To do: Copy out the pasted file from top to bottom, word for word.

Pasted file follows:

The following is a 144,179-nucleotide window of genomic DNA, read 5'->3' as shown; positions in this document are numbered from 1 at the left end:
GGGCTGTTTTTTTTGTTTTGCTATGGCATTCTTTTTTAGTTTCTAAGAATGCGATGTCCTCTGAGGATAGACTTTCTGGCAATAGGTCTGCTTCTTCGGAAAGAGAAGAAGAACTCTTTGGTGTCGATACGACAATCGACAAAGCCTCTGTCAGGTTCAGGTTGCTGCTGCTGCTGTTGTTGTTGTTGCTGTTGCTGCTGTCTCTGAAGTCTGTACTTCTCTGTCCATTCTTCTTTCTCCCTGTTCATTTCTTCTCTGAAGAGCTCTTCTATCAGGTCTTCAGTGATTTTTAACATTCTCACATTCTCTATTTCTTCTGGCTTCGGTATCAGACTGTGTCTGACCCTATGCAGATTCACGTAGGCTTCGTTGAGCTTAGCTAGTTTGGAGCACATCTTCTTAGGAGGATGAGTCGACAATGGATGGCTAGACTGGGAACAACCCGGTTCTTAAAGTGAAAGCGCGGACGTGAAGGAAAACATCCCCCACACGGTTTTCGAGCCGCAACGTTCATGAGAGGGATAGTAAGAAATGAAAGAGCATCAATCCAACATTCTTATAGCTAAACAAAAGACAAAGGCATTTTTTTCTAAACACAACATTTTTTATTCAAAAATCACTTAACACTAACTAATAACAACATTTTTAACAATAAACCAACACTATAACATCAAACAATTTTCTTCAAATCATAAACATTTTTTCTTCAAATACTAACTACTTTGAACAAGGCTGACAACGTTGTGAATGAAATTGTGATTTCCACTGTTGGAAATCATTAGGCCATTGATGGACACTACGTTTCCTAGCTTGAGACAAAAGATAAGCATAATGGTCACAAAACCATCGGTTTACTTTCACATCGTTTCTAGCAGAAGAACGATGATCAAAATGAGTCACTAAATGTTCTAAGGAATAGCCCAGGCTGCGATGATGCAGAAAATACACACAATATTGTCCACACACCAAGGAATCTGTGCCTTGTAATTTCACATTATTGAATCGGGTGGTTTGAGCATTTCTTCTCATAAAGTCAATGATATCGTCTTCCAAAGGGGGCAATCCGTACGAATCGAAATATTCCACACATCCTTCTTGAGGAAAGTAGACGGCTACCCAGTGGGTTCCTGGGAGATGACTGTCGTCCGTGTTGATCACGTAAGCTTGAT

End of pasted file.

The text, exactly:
The following is a 144,179-nucleotide window of genomic DNA, read 5'->3' as shown; positions in this document are numbered from 1 at the left end:
GGGCTGTTTTTTTTGTTTTGCTATGGCATTCTTTTTTAGTTTCTAAGAATGCGATGTCCTCTGAGGATAGACTTTCTGGCAATAGGTCTGCTTCTTCGGAAAGAGAAGAAGAACTCTTTGGTGTCGATACGACAATCGACAAAGCCTCTGTCAGGTTCAGGTTGCTGCTGCTGCTGTTGTTGTTGTTGCTGTTGCTGCTGTCTCTGAAGTCTGTACTTCTCTGTCCATTCTTCTTTCTCCCTGTTCATTTCTTCTCTGAAGAGCTCTTCTATCAGGTCTTCAGTGATTTTTAACATTCTCACATTCTCTATTTCTTCTGGCTTCGGTATCAGACTGTGTCTGACCCTATGCAGATTCACGTAGGCTTCGTTGAGCTTAGCTAGTTTGGAGCACATCTTCTTAGGAGGATGAGTCGACAATGGATGGCTAGACTGGGAACAACCCGGTTCTTAAAGTGAAAGCGCGGACGTGAAGGAAAACATCCCCCACACGGTTTTCGAGCCGCAACGTTCATGAGAGGGATAGTAAGAAATGAAAGAGCATCAATCCAACATTCTTATAGCTAAACAAAAGACAAAGGCATTTTTTTCTAAACACAACATTTTTTATTCAAAAATCACTTAACACTAACTAATAACAACATTTTTAACAATAAACCAACACTATAACATCAAACAATTTTCTTCAAATCATAAACATTTTTTCTTCAAATACTAACTACTTTGAACAAGGCTGACAACGTTGTGAATGAAATTGTGATTTCCACTGTTGGAAATCATTAGGCCATTGATGGACACTACGTTTCCTAGCTTGAGACAAAAGATAAGCATAATGGTCACAAAACCATCGGTTTACTTTCACATCGTTTCTAGCAGAAGAACGATGATCAAAATGAGTCACTAAATGTTCTAAGGAATAGCCCAGGCTGCGATGATGCAGAAAATACACACAATATTGTCCACACACCAAGGAATCTGTGCCTTGTAATTTCACATTATTGAATCGGGTGGTTTGAGCATTTCTTCTCATAAAGTCAATGATATCGTCTTCCAAAGGGGGCAATCCGTACGAATCGAAATATTCCACACATCCTTCTTGAGGAAAGTAGACGGCTACCCAGTGGGTTCCTGGGAGATGACTGTCGTCCGTGTTGATCACGTAAGCTTGAT